CHILDREN AND WATER SAFETY
Drowning is a major cause of death for children.
The surest way to prevent children drowning is to supervise them at all
times when they are in or near the water.
Child drownings can best be prevented by following the three Steps to
- Step One: Spot The Hazard
- Step Two: Assess the Risk
- Step Three: Make Changes Quickly
Step One: Spot the Hazard
In looking for hazards which could lead to the drowning of a child follow
the basic strategy for spotting hazards:
- Look for the accident about to happen; identify all water hazards
in the house.
- Don't ignore anything that may seem even slightly dangerous.
- Whenever a child is near water, ask yourself, "Is there a safer
- Could anything that contains water cause a child to drown?
- Are you or others behaving in a way that could lead to a child drowning?
Think about the following objects that could lead to a drowning in your
- Pools and spas
- Water on pool covers
- Wading pools
- Buckets of water
- Rivers or dams
- Outdoor ponds
Step Two: Assess the Risk
Whenever you Spot a Hazard - STOP AND THINK
- ask yourself:
- Can I get rid of the hazard, or use something safer?
- Can I make it safe by repairing, modifying or isolating it?
- Can I make sure people, especially children, are aware of the problem,
and are given clear rules on how to avoid being harmed?
- Can I provide quality supervision of children to ensure there is
no risk of drowning?
Think about the following strategies for dealing
with water hazards for children:
- Always watch children near water - ALWAYS.
- BEWARE OF DEADLY DISTRACTIONS:
- Telephone calls, either incoming or outgoing
- Something cooking, overheating, etc.
- The laundry you have to remove, etc.
- Another child making a mess, crying, falling, etc.
- Other children fighting, running, etc.
- The other child's
diaper you go to change.
- The other child you have to give a bottle to.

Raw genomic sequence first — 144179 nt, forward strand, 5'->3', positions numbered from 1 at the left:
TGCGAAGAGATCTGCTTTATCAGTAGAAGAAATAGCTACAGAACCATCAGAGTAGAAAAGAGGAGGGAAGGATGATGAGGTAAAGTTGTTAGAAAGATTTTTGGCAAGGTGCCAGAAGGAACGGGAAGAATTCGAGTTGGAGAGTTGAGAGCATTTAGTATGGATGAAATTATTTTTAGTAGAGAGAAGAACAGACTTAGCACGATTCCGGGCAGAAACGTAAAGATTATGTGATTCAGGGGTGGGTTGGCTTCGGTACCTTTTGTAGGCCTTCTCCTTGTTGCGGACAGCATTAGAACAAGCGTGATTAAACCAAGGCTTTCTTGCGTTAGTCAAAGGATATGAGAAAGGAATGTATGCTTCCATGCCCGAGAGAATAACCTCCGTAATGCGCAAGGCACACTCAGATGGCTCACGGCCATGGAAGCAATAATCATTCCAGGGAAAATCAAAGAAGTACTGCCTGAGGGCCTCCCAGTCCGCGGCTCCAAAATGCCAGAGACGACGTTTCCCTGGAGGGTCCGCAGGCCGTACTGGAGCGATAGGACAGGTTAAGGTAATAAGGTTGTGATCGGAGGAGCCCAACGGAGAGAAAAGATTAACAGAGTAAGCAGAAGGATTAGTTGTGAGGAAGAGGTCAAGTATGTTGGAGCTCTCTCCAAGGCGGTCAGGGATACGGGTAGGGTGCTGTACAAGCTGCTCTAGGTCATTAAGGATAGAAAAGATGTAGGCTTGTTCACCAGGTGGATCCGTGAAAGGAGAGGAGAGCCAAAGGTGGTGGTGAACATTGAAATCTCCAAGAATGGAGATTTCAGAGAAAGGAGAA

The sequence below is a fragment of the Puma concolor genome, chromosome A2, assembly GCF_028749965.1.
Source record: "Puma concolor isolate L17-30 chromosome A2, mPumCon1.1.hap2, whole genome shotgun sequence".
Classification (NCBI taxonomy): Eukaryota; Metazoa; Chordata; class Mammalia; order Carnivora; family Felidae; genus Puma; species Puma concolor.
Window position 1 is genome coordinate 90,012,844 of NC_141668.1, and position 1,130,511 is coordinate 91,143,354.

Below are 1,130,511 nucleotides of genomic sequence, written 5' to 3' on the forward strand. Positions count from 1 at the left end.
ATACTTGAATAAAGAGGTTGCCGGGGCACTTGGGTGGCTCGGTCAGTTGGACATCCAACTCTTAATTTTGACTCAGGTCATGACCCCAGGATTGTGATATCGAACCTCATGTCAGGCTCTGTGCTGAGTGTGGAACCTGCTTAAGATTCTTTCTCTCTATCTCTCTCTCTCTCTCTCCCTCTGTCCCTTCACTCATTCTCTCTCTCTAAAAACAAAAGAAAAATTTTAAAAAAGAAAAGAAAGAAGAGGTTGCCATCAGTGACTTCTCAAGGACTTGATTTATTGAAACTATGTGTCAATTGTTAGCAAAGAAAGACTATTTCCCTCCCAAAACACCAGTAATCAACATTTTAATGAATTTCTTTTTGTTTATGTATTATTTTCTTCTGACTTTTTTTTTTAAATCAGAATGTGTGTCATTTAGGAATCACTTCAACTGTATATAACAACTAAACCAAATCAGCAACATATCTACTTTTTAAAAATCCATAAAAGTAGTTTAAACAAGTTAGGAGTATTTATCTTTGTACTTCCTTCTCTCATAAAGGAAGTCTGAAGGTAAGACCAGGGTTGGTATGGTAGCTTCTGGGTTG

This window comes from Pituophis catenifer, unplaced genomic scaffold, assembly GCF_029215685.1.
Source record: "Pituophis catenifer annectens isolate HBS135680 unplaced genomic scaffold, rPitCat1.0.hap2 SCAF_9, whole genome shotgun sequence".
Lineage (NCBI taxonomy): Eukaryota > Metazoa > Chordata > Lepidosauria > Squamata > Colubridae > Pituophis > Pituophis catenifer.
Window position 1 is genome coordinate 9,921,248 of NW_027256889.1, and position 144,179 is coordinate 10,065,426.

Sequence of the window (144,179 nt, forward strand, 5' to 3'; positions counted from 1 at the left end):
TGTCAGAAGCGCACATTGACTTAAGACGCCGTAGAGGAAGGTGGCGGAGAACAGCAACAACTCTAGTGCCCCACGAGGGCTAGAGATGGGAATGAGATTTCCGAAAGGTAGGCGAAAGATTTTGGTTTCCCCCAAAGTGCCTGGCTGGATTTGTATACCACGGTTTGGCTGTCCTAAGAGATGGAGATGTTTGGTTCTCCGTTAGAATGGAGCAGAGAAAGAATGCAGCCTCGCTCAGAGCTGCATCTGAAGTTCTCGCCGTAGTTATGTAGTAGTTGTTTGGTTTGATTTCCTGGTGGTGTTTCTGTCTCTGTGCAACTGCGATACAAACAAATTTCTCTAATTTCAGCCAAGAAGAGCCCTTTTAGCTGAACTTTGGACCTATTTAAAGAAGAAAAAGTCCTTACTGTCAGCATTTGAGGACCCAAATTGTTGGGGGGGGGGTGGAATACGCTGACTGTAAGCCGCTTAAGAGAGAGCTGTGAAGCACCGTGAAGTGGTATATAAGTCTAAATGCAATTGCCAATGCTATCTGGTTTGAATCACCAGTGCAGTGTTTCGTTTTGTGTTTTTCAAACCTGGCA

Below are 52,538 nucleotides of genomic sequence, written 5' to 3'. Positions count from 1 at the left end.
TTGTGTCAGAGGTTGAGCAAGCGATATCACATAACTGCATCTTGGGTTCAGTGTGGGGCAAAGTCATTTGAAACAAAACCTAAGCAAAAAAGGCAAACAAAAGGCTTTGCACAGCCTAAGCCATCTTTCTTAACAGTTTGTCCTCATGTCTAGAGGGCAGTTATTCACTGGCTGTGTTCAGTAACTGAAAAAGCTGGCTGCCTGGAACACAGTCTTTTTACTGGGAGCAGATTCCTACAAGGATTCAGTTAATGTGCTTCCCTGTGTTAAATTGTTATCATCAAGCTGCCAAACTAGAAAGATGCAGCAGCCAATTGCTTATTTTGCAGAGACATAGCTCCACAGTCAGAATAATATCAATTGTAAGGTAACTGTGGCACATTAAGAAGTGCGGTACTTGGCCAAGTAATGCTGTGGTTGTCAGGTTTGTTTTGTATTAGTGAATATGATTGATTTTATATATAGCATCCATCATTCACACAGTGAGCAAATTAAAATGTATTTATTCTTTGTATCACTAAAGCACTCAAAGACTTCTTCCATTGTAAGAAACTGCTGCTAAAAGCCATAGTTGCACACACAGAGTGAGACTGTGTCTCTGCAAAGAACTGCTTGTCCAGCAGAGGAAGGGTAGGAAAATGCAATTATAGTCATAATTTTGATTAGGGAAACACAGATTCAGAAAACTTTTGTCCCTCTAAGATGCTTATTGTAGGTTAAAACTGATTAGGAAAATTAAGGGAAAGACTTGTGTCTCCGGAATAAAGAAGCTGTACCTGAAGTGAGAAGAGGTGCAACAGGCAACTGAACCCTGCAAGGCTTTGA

- The other child you are feeding.
- The pet that causes a mess, runs around, gets in a fight
or wants to go out or come in.
- Take the child with you if you answer the phone at bath time.
- Buckets and pails should have a firm lid and be stored up high.
- Indoor spas should have a lockable door and be emptied immediately
after use. Outdoor spas should be fenced the same as swimming pools.
- Empty wading pools immediately after use.
- With empty wading pools, wheelbarrows, pails, etc., turn them over
or stand them up so rainwater can't collect in them.
- Don't allow any
water to stand on a pool cover. A person will slide into the center
and the water will pool, quickly reaching 7-10 inches in depth. Algae
quickly grows on a wet cover, making it extremely slick.
- Even an adult can get caught under
a pool cover, become disoriented and drown.
- Cover post holes or trenches during building.
- Cover outdoor ponds with a fixed grill.
- After heavy rain, check your yard and empty any rain that collects
- Remember that flotation aids are not lifesaving devices. Stay with
your child when swimming in the pool.
- Learn how to give resuscitation or take a refresher course. In an
emergency, take the child to the phone and call the ambulance. Directions
will be given to you over the phone.
- When visiting, ask about any drowning hazards. Many children have
drowned at friends' homes because their parents didn't know there was a
pool, spa or pond on the property.
GET LAZY OR COMPLACENT. It's not
enough that you emptied the wading pool last
time after it rained -- the danger is there again.
CHECKLIST AND GO OVER IT ON A REGULAR BASIS.
If pilots with twenty years of experience can do it
several times a day, you
can do it once a month!
REMEMBER: Telling people about a hazard
is not sufficient on its own. Somebody must take responsibility to reduce or
eliminate it. If nothing else is going to work, you might have to get rid of
the hazardous item altogether.
Make sure you have a list in a prominent
place near your phone showing phone numbers such as:
- EMS (Emergency Medical Services)
- Fire Department
- Poisons Information Service
- Family doctor
- Neighbor with a car
Step Three - Make the Changes Quickly
Once you have spotted a water safety hazard and decided
the best way to deal with it . . . DON'T
Make the changes as soon as possible before somebody does
get harmed. Children can be drowned in water hazards that have been around for
a long time.
If you ignore a hazard long enough, it may seem to go away.
In reality, it becomes even more dangerous because people forget it's there.
People, and especially children, are not safe until they
are separated from the hazard. You will feel safer, others in the house will
be more relaxed, and children will play more safely when hazards have been isolated
This child safety information is based on Kidsafe Australia materials.
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